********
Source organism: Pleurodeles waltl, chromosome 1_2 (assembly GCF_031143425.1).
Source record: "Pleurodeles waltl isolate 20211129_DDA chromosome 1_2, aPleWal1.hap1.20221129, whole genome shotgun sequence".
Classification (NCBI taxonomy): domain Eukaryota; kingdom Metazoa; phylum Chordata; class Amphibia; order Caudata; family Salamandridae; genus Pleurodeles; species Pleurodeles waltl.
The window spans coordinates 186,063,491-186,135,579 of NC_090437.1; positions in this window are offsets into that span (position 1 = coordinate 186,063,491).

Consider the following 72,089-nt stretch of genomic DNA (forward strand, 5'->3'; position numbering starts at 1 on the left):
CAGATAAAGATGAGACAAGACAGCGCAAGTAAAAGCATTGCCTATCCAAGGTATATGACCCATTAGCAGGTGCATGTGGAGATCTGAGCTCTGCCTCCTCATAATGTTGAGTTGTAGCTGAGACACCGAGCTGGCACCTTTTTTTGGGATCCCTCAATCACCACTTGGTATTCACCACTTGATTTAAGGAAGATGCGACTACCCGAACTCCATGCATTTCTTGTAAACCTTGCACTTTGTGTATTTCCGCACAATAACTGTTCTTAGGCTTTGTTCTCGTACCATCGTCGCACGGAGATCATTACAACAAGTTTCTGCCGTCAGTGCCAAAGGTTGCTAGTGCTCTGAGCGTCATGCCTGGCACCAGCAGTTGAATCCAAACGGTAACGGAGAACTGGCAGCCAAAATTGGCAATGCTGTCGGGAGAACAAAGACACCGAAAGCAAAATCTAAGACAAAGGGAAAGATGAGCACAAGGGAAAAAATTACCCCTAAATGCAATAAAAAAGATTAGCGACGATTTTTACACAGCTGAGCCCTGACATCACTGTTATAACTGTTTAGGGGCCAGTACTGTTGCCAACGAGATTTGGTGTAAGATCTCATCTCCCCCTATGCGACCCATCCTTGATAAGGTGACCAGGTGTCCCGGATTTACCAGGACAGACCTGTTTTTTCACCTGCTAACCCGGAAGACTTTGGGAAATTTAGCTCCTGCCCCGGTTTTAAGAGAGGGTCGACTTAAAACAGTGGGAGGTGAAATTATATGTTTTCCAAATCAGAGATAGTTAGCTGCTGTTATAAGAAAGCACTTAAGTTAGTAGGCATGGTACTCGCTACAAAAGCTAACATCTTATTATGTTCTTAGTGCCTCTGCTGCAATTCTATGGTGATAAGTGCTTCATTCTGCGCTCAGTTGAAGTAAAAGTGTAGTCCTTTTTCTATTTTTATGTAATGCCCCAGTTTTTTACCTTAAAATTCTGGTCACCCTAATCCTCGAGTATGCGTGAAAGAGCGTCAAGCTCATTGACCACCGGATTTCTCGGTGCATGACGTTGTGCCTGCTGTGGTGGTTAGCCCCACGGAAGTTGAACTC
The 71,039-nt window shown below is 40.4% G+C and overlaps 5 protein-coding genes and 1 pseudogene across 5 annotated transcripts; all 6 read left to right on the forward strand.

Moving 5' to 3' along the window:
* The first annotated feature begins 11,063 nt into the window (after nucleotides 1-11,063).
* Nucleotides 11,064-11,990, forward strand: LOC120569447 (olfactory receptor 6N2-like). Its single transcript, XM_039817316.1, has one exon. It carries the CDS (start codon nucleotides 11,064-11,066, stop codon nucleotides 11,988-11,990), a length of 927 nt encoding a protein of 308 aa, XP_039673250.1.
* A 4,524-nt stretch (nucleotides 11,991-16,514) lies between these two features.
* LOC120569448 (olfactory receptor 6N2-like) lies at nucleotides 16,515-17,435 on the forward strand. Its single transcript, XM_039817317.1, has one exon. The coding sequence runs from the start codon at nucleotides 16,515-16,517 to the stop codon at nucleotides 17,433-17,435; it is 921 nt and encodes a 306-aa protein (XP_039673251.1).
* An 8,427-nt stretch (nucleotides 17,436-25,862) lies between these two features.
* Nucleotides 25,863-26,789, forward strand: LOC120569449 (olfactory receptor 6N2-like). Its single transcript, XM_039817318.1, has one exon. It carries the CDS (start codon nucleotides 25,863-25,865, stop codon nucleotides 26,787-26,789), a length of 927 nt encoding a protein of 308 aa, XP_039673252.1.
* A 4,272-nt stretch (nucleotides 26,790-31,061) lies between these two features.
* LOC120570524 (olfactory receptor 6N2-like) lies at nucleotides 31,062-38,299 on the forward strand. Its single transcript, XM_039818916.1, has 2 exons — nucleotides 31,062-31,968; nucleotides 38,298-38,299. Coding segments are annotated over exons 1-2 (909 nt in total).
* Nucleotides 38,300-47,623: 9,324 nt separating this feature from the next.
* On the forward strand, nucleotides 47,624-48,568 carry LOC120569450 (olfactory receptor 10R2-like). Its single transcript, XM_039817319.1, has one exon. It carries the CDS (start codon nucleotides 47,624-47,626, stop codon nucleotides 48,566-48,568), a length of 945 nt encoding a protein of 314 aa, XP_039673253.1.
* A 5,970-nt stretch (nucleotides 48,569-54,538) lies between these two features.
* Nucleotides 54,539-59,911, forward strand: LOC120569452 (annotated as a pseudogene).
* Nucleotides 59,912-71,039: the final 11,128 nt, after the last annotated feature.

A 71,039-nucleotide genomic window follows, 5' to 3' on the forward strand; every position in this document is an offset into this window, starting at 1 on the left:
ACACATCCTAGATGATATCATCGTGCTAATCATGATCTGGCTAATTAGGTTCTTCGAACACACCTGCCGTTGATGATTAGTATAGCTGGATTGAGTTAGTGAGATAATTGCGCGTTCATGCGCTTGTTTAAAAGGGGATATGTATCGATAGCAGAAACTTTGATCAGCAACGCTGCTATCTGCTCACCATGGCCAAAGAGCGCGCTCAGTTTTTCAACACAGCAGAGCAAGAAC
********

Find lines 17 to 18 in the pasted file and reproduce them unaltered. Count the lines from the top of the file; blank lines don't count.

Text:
* Nucleotides 38,300-47,623: 9,324 nt separating this feature from the next.
* On the forward strand, nucleotides 47,624-48,568 carry LOC120569450 (olfactory receptor 10R2-like). Its single transcript, XM_039817319.1, has one exon. It carries the CDS (start codon nucleotides 47,624-47,626, stop codon nucleotides 48,566-48,568), a length of 945 nt encoding a protein of 314 aa, XP_039673253.1.